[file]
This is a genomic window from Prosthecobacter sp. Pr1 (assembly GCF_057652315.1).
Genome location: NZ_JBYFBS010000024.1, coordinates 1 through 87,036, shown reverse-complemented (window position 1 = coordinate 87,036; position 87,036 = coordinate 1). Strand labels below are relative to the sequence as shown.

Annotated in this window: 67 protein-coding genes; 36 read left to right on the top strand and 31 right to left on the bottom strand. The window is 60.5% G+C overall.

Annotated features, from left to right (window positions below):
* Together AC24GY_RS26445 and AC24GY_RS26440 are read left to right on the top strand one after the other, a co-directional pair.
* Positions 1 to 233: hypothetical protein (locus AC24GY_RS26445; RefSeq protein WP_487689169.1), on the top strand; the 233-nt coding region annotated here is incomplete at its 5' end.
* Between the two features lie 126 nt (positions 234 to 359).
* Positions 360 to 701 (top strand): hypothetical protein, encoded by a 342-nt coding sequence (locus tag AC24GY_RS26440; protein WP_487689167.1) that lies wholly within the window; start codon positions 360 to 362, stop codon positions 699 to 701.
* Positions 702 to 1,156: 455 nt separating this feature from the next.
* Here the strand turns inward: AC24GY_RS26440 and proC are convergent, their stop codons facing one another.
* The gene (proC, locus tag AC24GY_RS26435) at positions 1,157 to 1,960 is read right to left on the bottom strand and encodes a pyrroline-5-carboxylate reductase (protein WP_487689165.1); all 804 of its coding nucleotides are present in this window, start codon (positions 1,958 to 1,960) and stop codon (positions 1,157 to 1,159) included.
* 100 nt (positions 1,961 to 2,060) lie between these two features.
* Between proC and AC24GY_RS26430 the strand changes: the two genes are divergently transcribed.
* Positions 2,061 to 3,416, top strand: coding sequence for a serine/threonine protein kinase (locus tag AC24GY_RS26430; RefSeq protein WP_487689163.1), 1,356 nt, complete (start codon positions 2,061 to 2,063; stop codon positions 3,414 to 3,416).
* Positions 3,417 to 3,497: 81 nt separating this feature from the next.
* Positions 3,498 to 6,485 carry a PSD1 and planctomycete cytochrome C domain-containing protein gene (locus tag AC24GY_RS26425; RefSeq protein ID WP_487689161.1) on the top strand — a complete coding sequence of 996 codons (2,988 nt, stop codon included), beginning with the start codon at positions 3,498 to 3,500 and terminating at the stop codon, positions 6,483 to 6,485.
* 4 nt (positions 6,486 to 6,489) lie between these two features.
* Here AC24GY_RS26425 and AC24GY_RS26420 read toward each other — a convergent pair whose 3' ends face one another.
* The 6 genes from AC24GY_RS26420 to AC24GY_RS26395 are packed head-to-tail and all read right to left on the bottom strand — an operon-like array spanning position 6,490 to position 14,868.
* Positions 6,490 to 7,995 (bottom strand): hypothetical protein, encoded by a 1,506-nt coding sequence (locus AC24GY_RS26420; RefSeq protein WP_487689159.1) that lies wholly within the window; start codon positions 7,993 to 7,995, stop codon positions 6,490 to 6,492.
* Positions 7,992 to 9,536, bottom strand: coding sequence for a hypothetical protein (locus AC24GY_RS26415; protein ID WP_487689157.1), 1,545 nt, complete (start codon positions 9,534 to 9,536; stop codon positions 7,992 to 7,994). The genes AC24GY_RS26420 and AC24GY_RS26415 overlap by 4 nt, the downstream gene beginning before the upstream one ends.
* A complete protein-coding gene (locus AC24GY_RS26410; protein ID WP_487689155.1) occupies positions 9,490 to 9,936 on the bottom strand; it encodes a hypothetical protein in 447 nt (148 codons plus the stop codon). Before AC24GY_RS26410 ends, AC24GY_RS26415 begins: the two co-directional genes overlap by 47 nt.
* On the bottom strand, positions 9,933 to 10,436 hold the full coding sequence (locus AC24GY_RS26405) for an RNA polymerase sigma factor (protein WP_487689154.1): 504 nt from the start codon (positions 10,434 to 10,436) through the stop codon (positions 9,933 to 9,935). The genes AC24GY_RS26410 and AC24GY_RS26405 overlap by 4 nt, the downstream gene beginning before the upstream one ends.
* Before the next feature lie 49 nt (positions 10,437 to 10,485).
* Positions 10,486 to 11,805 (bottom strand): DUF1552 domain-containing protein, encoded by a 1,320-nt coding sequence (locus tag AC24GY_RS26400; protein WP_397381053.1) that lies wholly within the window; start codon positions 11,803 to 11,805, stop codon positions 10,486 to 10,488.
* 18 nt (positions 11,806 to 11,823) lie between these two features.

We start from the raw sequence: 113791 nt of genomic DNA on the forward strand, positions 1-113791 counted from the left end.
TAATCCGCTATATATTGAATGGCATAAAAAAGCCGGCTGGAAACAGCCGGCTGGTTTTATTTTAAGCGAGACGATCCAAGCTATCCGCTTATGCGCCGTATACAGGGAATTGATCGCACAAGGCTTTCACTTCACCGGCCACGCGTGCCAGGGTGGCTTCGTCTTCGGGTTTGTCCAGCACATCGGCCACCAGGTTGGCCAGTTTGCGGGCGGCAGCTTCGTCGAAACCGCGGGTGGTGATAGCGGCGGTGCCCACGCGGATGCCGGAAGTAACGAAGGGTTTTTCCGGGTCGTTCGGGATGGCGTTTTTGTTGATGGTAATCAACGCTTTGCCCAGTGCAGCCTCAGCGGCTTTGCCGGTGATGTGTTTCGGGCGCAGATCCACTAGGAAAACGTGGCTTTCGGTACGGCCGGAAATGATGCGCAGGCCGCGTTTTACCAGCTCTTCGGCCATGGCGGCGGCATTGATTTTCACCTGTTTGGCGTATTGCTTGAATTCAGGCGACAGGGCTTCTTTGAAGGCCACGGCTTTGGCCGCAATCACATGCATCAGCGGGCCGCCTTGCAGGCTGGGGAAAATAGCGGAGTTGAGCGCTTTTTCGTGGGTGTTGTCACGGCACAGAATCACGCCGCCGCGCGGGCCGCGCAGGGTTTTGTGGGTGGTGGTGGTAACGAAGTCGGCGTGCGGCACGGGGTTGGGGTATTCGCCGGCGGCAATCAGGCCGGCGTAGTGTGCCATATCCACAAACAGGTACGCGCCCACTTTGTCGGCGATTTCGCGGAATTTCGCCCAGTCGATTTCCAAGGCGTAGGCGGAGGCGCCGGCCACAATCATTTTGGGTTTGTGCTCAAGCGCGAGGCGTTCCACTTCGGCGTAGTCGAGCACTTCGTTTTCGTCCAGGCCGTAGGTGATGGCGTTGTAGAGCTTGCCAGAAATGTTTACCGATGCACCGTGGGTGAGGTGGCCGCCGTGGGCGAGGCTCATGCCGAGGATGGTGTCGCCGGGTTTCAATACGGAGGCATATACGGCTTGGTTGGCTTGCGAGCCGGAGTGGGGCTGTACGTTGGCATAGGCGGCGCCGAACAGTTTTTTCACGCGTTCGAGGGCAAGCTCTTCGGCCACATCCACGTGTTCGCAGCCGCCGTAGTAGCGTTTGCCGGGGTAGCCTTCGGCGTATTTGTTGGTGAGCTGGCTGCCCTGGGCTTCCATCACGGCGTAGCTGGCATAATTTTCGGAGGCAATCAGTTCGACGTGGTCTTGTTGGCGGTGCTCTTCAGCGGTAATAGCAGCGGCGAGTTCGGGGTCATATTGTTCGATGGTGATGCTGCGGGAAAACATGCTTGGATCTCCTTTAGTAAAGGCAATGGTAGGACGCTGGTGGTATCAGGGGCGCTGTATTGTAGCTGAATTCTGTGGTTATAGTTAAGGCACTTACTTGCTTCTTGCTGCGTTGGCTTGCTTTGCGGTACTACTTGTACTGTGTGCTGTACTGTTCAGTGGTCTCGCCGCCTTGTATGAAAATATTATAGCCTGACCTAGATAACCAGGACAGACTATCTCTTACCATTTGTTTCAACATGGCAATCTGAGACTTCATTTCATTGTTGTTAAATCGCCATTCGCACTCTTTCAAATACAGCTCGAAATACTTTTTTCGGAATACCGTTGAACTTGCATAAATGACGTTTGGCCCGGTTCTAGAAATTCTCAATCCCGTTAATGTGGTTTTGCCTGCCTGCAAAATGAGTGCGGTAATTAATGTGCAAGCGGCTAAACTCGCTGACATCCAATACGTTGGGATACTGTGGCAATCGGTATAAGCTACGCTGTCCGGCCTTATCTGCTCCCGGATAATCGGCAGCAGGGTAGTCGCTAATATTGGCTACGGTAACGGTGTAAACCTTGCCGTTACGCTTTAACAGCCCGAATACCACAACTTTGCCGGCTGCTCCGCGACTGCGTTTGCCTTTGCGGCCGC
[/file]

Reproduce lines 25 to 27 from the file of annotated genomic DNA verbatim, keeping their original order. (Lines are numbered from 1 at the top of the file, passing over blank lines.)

* Positions 10,486 to 11,805 (bottom strand): DUF1552 domain-containing protein, encoded by a 1,320-nt coding sequence (locus tag AC24GY_RS26400; protein WP_397381053.1) that lies wholly within the window; start codon positions 11,803 to 11,805, stop codon positions 10,486 to 10,488.
* 18 nt (positions 11,806 to 11,823) lie between these two features.

We start from the raw sequence: 113791 nt of genomic DNA on the forward strand, positions 1-113791 counted from the left end.